I'm a Critical Thinker!



Exercising Our Critical Thinking Muscles

Online forums and social media are great and terrible places to test your critical thinking. As I've written on Mormonism and Transhumanism on Rational Faiths, Exploring Sainthood, and the Transfigurist for over two years, now, as well as interacting on online LDS faith transition and support groups for this same time, I've experienced warm approval, condescending criticism, and a lot of good (if sometimes intense) dialogue.

Any of you who have followed similar paths will have seen the same trends--most arguers can see how they are thinking clearly and critically and you aren't. Not everyone does do that, but a lot of us think it in our heads at least. I think this is especially true in our early stages of understanding a new thing. When we finally make sense of the New God Argument, or figure out the impossibility of textbook style historicity for the Book of Mormon, or realize that there is no way our childhood God could be more than a fantasy--or perhaps even evil--we get a real rush. Our bodies release dopamine at these moments of enlightenment, and we feel excitement and even joy. We want to share what we learned, and we subsequently feel great frustration when others reject the beautiful opportunity we are offering them. And it's even worse when they start (or continue) arguing for the goodness or rightness of something we no see is wrong, misguided, ill-informed, or even hurtful. We have stretched our critical thinking muscles, and think the rest of the world should be working harder at developing their own.

What Is Critical Thinking?

One of the joys of being a teacher is that I get to study learning (at least some of the time). I recently attended in a presentation where Justin Garcia (a professor at DeVry University) spoke about teaching critical thinking in online discussions. He shared Paul and Elder's critical thinking framework. I recommend the mini-guide, or [CriticalThinking.org] for a more in depth (and fascinating) introduction. The model includes this figure on the elements of thought:


You will notice that this model includes a wide array of considerations. It's not enough to look at the data. It's not even enough to look at the data, their interpretation, their implications, and their purpose. A complete critical analysis will involve all of these aspects as far as they are relevant. On top of that, as it evaluates arguments regarding each of these aspects, it will consider this list of intellectual standards:

Is the argument:

  • clear?
  • accurate?
  • precise?
  • relevant?
  • deep?
  • broad?
  • logical?
  • significant?
  • fair?

Here is my invitation. As we discuss such heated topics as Mormonism, gender, race, politics, Transhumanism, etc., as we become more enlightened and leave behind some of the fables of our youth, as we become more progressive (I choose this for me, but you can substitute your change) and reject as less informed or out of date the views of our parents, church leaders, or our cultural contemporaries--can we take a few minutes and think about one of our recent arguments? You have one in mind? When I implied that my wife hasn't thought as carefully as me about that topic, was I only assessing data and its interpretation? Was I only considering accuracy, precision, and logic? Was I forgetting other points of view? Forcing assumptions on her that she doesn't share? Overstating the significance of that topic? Forgetting our shared purpose and goals? Failing to recognize the importance of related, interconnected topics? Ignoring the emotional content of human interactions?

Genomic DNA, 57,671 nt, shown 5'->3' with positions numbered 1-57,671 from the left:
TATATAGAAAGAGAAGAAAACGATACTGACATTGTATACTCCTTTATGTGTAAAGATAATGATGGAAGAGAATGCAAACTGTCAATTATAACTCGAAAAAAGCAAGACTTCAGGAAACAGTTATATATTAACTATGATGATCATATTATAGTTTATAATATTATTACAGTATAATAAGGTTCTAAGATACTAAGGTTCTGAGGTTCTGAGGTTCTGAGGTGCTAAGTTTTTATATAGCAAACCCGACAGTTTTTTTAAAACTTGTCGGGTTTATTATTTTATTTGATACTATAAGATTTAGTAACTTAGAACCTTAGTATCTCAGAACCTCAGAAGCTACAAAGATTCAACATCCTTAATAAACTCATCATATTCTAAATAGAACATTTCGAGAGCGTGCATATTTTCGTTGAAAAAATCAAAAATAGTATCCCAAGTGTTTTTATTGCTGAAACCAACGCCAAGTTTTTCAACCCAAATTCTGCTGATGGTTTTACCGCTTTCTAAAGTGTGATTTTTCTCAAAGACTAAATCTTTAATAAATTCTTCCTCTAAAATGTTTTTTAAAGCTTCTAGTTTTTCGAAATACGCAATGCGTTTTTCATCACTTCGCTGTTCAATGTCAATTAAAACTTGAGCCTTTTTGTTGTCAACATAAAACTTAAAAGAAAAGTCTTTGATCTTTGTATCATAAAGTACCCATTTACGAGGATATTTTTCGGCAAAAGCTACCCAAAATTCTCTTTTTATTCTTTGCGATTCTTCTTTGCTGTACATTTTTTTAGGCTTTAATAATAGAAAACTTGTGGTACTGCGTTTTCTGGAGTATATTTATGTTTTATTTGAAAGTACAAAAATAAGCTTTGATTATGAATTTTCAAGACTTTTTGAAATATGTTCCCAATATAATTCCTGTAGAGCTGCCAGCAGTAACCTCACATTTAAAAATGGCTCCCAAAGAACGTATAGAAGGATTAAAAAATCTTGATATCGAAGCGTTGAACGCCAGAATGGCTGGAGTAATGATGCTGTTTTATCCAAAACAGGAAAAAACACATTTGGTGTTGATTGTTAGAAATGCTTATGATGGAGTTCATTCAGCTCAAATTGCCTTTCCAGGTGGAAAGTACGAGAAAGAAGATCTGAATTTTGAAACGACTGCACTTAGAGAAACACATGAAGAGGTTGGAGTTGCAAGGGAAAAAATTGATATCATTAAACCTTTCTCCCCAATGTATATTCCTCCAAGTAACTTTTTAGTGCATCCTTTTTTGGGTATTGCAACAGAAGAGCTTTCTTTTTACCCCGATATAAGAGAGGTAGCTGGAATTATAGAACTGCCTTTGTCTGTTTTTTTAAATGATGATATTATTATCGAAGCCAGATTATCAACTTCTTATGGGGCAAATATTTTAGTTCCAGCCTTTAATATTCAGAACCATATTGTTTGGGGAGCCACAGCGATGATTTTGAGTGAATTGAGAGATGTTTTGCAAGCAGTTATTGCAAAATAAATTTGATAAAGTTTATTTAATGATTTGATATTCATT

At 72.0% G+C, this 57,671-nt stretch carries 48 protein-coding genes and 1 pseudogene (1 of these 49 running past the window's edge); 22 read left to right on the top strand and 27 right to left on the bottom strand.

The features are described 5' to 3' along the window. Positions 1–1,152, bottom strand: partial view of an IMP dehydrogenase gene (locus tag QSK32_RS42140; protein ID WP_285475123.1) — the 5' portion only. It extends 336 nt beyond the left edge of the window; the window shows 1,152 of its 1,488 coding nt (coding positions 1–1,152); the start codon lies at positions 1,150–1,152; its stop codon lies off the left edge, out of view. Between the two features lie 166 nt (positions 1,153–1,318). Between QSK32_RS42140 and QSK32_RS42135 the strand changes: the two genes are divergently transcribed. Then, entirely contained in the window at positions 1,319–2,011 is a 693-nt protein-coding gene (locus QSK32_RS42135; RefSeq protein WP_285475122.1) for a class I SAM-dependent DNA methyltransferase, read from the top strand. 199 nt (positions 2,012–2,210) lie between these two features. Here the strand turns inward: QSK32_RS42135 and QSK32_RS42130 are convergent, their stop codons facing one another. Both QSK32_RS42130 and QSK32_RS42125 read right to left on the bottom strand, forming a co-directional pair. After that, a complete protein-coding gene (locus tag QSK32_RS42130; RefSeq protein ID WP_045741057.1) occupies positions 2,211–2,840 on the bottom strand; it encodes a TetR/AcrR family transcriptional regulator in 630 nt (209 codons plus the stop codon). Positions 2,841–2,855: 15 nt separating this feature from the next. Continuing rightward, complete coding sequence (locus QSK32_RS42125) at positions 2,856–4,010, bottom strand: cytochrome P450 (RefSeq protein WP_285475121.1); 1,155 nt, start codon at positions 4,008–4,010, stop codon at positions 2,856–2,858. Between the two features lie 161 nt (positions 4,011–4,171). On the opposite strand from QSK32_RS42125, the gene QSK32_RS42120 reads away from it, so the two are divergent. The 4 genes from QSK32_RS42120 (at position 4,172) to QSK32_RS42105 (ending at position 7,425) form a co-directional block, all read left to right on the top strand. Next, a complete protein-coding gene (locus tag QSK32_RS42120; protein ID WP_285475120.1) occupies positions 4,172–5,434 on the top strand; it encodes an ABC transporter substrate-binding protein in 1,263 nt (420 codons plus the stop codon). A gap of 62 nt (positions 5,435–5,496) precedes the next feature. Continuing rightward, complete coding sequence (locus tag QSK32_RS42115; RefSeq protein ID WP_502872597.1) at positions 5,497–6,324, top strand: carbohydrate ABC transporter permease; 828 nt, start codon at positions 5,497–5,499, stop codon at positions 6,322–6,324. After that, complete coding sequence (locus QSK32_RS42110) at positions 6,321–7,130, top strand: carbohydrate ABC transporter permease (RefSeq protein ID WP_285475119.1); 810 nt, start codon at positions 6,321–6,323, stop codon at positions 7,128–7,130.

Critical Thinking: Emotional Virtue

That's right. Emotional content. As we develop our expertise with intellectual standards and elements of thought, we develop Intellectual Virtues--and many of these are emotional.


I think this is an inspiring list. Many of us found ourselves doubting the LDS narratives we knew precisely because we were seeking to understand them more fully. We believed them humbly, but coupled with perseverance and integrity we found they lacked the substance we imagined. As we developed courage and autonomy, we had to change what we believed. Or we applied our empathy and fairmindedness to people excluded by our LDS community and found that there was real harm being done by our past beliefs. We persevered with our studies and grew in confidence in our reasons. Applying all of these virtues led us to new places. We really had become more critical thinkers than we were before. But I would suggest we can't stop there--wherever "there" is--in our journey of critical thinking. We will never be done with questions to ask ourselves. So here is one:

Am I showing respect to others' views? Even those I'm confident are wrong? Too often my answer has been no--and with an answer of no, how can I be showing empathy, humility, or fairmindedness? My confidence in reason is only one virtue. My intellectual integrity is only one virtue. My perseverance to study an issue as far as it can be currently understood is only one virtue. And there's the obvious fact that having applied all these virtues to one set of questions doesn't mean I've thought expertly about them all--or that others who have come to different conclusions have failed in applying their virtues. Remember? Different points of view? Different assumptions? Even different data as we have each lived different lives.

So as we think and write critically, let's make sure we take time for reflection and ask if there isn't one more tool we can add to our critical thinking toolbox, and one more virtue we can add to our intellect. Whatever faults it may have, there are some pretty prominent invitations in Mormonism to seek virtue and increase in intelligence. Maybe, whatever our beliefs are growing into, if we work together with love and respect, we can increase in both.